I visited the Gulf coast on April 20-23 of this year to check in on the communities that our team visited last Summer. I wanted to see how things were progressing 1 year later. What I heard was troubling to say the least.
Check out this short video below I put together that has some of the personal stories from the coast. If you can’t see the video, click here.
Regardless of the progress that’s been made to restore the communities and the environment to their pre-spill state, there is much ‘silent suffering’ going on down there, particularly in the small fishing communities.
Here’s what I heard over and over again – many of the coastal residents are living paycheck to paycheck during ‘normal’ times, so when a disaster like this comes along, it’s not something they can readily adapt to. There is simply no precedent for it. They are used to adapting to natural disasters like hurricanes, flooding, coastal erosion, etc., but even those things are issues that they have some sense of control over. When a hurricane hits, they can rebuild. But when an oil spill happens like the BP spill, they can’t rebuild the entire Gulf of Mexico. Nobody can.
This oil spill was totally out of their control and it has disrupted the lives of hundreds of thousands of people along the coast.
These are the stories that I believe deserve to be told, so when Devon and Devin approached me and said they wanted to help, the idea for this film popped into my head immediately. There was never a question as to whether or not this was a good idea, or if people would care. I KNEW people would care.
92 generous people from around the world have proven that to me today.
Ian Somerhalder and Sophia Bush have proven that to me today.
The long list of emails from friends and family that sit in my inbox awaiting response have proven that to me today.
What I’m asking for today is a little faith. Faith that this story is worth telling. Faith that these kids are going to do their best to share this story with the rest of the world in a way that inspires other kids from every corner of the globe to speak out and work together on issues they care about in their own communities.
Last week, I saw a headline that Halloween is projected to generate $6.9 Billion (yes, that’s Billion with a B) in consumer spending in the US due to an increase in the number of Americans celebrating the holiday. I’m all for celebrating, so let’s celebrate, shall we?
I’d like to see us celebrate the spirit of these kids as they do their part in making our world a kinder, more understanding and compassionate place for us all to live.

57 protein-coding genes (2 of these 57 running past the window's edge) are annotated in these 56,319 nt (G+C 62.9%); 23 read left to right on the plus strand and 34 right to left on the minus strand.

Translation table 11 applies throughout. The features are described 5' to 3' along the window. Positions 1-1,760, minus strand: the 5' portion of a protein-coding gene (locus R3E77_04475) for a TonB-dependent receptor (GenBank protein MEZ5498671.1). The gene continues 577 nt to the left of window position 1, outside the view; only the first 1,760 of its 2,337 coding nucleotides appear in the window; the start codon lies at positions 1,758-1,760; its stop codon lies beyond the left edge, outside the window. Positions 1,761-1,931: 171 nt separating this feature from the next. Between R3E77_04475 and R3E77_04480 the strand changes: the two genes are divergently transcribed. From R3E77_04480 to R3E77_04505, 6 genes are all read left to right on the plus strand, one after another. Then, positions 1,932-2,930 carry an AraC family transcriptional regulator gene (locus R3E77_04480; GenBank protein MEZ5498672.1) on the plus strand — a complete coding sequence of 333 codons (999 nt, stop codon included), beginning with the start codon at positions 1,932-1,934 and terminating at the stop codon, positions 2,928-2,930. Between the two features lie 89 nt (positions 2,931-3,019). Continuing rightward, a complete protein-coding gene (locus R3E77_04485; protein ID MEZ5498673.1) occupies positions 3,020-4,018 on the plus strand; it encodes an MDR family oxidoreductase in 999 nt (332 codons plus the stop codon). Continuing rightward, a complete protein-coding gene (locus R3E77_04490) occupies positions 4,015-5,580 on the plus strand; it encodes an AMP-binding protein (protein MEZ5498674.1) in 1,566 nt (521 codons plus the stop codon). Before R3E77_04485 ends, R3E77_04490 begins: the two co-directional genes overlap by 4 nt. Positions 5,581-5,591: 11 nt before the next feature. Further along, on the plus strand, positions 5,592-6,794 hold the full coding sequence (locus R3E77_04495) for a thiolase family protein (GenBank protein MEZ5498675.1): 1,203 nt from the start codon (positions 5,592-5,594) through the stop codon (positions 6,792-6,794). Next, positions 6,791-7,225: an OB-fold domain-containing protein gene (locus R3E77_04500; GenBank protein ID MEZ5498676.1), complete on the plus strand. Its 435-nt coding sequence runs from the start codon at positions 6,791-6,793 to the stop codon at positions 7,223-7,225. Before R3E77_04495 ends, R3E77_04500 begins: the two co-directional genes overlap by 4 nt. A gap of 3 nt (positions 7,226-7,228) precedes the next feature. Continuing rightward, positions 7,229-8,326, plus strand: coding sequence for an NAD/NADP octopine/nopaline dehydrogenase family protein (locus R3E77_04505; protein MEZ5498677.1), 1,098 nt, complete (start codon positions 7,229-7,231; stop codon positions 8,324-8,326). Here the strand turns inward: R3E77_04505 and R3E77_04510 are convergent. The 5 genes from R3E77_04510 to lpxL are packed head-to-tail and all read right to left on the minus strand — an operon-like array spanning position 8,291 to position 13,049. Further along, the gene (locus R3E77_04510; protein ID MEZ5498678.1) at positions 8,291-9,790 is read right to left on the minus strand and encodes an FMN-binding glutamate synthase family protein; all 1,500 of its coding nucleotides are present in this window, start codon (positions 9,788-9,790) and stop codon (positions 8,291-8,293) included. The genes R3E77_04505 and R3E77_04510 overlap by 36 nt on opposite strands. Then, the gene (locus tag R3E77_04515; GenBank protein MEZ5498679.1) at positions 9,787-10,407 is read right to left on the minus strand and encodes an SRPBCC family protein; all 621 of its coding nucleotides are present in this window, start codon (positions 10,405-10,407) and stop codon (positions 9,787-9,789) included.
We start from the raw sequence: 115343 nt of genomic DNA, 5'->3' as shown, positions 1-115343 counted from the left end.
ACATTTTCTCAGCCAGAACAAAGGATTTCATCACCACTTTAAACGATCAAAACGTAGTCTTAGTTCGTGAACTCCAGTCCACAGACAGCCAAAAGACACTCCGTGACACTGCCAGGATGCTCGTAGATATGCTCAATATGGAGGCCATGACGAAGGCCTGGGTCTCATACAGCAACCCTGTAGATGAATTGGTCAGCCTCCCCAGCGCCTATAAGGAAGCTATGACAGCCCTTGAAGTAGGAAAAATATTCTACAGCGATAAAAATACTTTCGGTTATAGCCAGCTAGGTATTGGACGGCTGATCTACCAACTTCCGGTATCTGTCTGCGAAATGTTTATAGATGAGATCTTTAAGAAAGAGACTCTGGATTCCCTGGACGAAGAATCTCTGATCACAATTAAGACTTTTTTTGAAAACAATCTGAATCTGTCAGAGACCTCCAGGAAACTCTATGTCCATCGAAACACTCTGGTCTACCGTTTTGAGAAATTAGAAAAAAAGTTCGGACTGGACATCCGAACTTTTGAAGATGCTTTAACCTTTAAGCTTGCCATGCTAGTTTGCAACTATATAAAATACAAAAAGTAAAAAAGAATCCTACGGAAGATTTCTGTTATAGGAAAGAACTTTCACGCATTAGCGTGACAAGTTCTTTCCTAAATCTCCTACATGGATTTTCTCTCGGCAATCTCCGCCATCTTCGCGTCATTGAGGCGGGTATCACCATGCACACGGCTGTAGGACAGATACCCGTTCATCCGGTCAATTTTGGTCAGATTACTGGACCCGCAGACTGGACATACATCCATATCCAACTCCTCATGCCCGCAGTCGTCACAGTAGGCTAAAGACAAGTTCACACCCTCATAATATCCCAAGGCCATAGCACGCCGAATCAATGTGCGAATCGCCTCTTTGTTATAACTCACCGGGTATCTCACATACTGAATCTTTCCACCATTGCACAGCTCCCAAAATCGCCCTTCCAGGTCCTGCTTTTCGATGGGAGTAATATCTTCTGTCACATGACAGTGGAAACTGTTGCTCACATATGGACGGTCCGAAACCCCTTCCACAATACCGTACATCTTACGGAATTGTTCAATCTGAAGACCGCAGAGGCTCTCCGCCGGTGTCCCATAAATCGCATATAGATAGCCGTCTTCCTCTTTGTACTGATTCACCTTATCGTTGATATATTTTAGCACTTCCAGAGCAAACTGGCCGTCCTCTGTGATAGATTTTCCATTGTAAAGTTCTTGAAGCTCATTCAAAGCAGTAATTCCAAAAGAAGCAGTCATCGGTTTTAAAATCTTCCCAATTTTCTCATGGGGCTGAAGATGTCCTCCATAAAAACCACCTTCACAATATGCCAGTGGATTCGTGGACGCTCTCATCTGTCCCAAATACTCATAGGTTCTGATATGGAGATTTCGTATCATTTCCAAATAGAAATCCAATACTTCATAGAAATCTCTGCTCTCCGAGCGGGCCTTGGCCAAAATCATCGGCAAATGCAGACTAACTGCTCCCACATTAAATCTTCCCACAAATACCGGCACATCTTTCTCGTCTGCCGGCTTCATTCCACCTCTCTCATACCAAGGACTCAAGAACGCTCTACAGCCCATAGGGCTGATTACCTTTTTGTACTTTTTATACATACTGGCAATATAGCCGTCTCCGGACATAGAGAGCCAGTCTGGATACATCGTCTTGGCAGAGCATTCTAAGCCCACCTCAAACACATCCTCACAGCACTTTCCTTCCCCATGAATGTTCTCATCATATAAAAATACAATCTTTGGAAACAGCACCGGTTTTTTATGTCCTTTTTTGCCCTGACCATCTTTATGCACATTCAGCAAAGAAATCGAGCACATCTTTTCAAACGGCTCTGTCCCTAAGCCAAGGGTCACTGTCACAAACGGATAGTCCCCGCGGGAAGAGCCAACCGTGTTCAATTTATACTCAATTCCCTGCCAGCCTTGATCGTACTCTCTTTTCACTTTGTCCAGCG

Can you celebrate with us? If so, click here to join your fellow global citizens in helping to bring Kids of the Gulf to life.
And please, if you know people along the coast – share this with them and let them know that people still care. We won’t forget, period.
Thank you for all you’re doing to help!
Creator & Executive Producer
Kids of the Gulf
“I may be a kid, but I still have a voice.” – Devon Haas, age 7.
More than 4,200 miles of coastline was affected by the BP oil spill of 2010, and problems like that don’t disappear overnight. Two kids and a documentary crew are heading down there to shed some light on the devastating impact on kids and families in the area, and they need your help to do it.
Kids of the Gulf is a documentary film featuring 7-year-old Devon and 13-year-old Devin on their journey to the Gulf Coast to gather and share the stories of kids and families affected by the BP oil spill of 2010, along with what they are doing to adapt and recover. We don’t hear much about the BP oil spill anymore, but that doesn’t mean that the recovery effort is anywhere close to being over.
Many residents in the region rely on the Gulf for survival and Kids of the Gulf will draw attention to the young people that live there and how their lives have been changed forever in the aftermath of this disaster. More importantly, it will draw attention to what they are doing to come together in the recovery effort. Through these stories, we’ll also touch on the themes of dependence on oil, importance of conservation, and the role of renewable energy in the coastal economy moving forward.
The goal for Kids of the Gulf is to use exposure on network television, film festivals, and public screenings to share the uplifting stories of kids working with other kids on important environmental and social issues such as the BP oil spill. We ultimately want to inspire other kids to speak up and take action on issues that are important to them in their own communities.